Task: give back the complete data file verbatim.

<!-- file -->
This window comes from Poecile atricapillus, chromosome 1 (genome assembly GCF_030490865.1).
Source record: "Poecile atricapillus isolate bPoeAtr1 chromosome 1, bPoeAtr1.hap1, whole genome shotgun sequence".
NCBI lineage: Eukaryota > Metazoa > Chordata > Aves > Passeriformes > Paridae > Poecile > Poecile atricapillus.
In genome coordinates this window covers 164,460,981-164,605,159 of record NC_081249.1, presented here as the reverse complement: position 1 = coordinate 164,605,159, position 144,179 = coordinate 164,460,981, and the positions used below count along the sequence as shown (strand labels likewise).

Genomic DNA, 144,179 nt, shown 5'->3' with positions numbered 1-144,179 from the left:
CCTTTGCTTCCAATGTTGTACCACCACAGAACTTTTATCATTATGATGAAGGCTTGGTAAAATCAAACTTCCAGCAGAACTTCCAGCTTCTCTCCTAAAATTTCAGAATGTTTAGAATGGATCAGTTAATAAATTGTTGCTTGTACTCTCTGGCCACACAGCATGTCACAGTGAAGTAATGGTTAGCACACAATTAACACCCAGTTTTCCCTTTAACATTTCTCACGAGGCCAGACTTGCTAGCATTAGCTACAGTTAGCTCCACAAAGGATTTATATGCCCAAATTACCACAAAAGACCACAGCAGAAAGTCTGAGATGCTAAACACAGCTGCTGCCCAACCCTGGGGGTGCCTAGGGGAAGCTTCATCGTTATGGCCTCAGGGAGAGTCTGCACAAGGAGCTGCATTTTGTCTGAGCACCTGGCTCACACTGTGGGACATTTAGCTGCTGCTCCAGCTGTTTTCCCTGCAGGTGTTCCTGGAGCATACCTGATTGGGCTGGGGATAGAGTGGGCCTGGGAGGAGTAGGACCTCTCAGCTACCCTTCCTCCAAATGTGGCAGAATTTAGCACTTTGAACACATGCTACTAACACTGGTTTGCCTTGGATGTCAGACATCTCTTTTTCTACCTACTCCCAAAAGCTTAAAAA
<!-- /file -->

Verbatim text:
This window comes from Poecile atricapillus, chromosome 1 (genome assembly GCF_030490865.1).
Source record: "Poecile atricapillus isolate bPoeAtr1 chromosome 1, bPoeAtr1.hap1, whole genome shotgun sequence".
NCBI lineage: Eukaryota > Metazoa > Chordata > Aves > Passeriformes > Paridae > Poecile > Poecile atricapillus.
In genome coordinates this window covers 164,460,981-164,605,159 of record NC_081249.1, presented here as the reverse complement: position 1 = coordinate 164,605,159, position 144,179 = coordinate 164,460,981, and the positions used below count along the sequence as shown (strand labels likewise).

Genomic DNA, 144,179 nt, shown 5'->3' with positions numbered 1-144,179 from the left:
CCTTTGCTTCCAATGTTGTACCACCACAGAACTTTTATCATTATGATGAAGGCTTGGTAAAATCAAACTTCCAGCAGAACTTCCAGCTTCTCTCCTAAAATTTCAGAATGTTTAGAATGGATCAGTTAATAAATTGTTGCTTGTACTCTCTGGCCACACAGCATGTCACAGTGAAGTAATGGTTAGCACACAATTAACACCCAGTTTTCCCTTTAACATTTCTCACGAGGCCAGACTTGCTAGCATTAGCTACAGTTAGCTCCACAAAGGATTTATATGCCCAAATTACCACAAAAGACCACAGCAGAAAGTCTGAGATGCTAAACACAGCTGCTGCCCAACCCTGGGGGTGCCTAGGGGAAGCTTCATCGTTATGGCCTCAGGGAGAGTCTGCACAAGGAGCTGCATTTTGTCTGAGCACCTGGCTCACACTGTGGGACATTTAGCTGCTGCTCCAGCTGTTTTCCCTGCAGGTGTTCCTGGAGCATACCTGATTGGGCTGGGGATAGAGTGGGCCTGGGAGGAGTAGGACCTCTCAGCTACCCTTCCTCCAAATGTGGCAGAATTTAGCACTTTGAACACATGCTACTAACACTGGTTTGCCTTGGATGTCAGACATCTCTTTTTCTACCTACTCCCAAAAGCTTAAAAA